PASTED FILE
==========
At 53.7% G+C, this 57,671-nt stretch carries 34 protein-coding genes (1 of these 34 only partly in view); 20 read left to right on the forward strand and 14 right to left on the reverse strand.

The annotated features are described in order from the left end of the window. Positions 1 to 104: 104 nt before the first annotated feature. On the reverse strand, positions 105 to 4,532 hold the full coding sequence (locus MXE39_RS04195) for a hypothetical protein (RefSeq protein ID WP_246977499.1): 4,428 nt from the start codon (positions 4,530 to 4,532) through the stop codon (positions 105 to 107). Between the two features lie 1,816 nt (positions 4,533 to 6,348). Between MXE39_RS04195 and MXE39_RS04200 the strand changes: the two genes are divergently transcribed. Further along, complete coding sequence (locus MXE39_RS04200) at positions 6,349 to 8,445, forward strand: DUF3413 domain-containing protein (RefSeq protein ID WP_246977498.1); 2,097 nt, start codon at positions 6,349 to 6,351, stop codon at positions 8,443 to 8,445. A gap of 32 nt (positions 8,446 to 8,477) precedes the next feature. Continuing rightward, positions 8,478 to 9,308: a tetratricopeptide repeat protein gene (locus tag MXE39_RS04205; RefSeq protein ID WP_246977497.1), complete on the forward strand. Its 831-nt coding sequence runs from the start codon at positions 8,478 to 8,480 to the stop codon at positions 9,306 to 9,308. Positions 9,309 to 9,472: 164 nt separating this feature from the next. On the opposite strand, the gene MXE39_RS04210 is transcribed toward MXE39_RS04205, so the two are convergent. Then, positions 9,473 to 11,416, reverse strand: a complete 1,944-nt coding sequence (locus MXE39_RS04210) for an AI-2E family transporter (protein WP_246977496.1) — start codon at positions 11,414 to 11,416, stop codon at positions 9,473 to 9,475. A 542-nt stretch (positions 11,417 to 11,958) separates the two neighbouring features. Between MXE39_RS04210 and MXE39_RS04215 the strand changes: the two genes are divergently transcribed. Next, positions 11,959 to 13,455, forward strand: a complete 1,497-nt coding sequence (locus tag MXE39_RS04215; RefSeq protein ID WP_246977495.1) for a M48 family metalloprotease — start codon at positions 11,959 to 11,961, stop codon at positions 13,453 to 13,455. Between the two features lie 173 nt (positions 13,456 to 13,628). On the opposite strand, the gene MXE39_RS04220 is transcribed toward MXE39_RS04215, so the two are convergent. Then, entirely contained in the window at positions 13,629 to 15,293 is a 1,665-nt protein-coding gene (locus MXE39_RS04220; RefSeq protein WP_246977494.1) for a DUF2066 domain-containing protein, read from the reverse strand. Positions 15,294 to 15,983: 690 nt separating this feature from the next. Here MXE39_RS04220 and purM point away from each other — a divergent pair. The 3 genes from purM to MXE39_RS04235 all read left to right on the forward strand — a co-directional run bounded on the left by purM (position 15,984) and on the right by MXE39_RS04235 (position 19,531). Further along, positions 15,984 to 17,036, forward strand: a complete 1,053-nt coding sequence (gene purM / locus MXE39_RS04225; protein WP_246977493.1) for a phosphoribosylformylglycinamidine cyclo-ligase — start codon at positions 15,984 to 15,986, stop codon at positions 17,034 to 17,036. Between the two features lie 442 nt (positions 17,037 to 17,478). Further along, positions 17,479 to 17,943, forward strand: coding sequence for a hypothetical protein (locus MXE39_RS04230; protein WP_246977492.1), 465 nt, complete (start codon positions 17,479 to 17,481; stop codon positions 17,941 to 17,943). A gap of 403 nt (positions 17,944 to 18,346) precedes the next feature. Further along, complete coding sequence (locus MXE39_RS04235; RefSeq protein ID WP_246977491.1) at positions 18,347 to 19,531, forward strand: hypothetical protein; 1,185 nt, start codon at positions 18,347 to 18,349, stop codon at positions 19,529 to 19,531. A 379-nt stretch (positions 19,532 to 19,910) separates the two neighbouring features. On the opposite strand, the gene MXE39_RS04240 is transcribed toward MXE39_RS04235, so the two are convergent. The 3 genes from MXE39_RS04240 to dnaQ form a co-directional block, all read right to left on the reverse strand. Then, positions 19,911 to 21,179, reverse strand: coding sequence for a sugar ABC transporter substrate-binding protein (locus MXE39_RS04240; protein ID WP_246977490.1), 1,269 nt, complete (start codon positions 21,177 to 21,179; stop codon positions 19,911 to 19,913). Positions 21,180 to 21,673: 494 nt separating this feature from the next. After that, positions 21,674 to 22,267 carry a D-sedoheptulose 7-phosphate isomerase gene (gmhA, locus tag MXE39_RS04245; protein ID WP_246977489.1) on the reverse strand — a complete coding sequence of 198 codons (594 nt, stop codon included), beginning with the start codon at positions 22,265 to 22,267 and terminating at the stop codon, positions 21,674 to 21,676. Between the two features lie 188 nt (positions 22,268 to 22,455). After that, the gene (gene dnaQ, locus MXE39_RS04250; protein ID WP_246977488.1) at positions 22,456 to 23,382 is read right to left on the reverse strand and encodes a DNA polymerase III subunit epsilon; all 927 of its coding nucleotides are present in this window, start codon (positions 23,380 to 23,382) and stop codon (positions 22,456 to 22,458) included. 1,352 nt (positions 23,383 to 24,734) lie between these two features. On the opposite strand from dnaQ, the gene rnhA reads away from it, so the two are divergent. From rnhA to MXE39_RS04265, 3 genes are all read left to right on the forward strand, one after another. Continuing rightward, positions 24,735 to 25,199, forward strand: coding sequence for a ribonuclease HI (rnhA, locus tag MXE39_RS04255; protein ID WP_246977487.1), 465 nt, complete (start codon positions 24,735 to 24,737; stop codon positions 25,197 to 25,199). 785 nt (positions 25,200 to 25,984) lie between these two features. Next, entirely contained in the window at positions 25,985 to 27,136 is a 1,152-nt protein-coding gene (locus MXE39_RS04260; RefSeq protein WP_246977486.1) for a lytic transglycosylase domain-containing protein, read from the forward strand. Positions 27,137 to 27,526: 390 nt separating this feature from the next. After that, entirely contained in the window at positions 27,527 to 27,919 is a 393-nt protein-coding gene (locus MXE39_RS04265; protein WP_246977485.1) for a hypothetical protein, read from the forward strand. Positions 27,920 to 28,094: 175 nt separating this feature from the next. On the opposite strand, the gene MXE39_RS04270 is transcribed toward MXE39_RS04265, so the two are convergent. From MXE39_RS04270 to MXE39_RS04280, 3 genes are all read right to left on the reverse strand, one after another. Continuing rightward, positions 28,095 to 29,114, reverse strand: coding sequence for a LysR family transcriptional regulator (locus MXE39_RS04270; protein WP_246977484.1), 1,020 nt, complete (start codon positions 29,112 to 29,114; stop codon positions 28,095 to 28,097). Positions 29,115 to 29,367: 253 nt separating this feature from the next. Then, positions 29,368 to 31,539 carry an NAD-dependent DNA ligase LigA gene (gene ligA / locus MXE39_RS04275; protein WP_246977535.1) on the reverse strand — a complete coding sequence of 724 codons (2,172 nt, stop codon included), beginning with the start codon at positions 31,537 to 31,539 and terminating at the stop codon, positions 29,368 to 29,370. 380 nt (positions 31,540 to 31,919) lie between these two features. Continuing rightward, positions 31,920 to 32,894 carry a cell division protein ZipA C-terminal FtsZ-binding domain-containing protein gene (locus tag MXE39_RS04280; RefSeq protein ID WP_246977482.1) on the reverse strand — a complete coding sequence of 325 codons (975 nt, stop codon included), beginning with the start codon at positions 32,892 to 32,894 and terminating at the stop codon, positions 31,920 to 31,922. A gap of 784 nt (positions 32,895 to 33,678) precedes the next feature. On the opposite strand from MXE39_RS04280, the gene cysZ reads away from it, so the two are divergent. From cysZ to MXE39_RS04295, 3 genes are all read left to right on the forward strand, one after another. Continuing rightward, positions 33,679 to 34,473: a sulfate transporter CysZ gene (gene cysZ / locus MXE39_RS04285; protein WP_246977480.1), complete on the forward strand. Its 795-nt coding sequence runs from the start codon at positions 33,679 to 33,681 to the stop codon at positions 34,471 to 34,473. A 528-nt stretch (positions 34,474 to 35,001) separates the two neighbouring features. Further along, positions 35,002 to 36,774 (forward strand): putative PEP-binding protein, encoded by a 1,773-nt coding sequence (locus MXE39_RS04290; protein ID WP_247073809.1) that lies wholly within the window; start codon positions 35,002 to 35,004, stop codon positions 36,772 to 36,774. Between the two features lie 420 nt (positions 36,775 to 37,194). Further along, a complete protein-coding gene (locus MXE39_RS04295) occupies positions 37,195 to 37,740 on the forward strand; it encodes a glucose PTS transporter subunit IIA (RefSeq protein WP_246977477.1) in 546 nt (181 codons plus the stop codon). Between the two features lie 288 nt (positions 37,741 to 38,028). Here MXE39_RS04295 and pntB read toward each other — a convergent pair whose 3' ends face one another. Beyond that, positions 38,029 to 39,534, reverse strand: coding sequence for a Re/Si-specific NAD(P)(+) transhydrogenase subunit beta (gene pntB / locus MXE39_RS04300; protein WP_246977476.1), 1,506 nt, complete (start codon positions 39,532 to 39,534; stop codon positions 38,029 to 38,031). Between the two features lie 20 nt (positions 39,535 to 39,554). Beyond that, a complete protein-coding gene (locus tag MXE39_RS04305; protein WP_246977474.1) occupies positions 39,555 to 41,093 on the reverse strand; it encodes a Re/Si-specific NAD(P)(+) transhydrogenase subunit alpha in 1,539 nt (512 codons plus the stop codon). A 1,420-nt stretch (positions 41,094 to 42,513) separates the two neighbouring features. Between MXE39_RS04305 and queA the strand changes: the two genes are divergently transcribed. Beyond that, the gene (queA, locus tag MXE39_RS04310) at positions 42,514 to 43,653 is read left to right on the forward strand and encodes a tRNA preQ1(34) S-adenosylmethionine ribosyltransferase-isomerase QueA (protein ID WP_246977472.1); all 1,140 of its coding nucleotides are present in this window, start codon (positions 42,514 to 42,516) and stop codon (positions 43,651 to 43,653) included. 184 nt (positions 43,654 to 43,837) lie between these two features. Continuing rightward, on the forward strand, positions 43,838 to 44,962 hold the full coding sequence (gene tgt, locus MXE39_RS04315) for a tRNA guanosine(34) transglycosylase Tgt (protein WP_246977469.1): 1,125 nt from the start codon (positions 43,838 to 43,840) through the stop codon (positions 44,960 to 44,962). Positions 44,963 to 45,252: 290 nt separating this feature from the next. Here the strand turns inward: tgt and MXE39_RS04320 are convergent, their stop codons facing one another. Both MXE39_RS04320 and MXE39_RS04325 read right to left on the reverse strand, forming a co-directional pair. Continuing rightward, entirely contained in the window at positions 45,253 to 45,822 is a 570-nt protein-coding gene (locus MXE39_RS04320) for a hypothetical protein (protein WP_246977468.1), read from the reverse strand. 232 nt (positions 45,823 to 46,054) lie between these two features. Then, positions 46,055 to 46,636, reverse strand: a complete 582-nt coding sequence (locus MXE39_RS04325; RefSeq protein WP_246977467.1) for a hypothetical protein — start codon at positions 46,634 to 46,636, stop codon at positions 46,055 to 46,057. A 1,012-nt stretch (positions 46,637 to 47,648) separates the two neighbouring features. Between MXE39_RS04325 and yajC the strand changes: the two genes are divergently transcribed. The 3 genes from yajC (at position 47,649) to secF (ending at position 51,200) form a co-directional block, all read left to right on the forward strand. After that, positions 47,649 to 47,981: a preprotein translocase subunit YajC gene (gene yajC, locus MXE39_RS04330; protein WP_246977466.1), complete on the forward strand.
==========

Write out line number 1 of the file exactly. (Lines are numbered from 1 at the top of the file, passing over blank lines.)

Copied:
At 53.7% G+C, this 57,671-nt stretch carries 34 protein-coding genes (1 of these 34 only partly in view); 20 read left to right on the forward strand and 14 right to left on the reverse strand.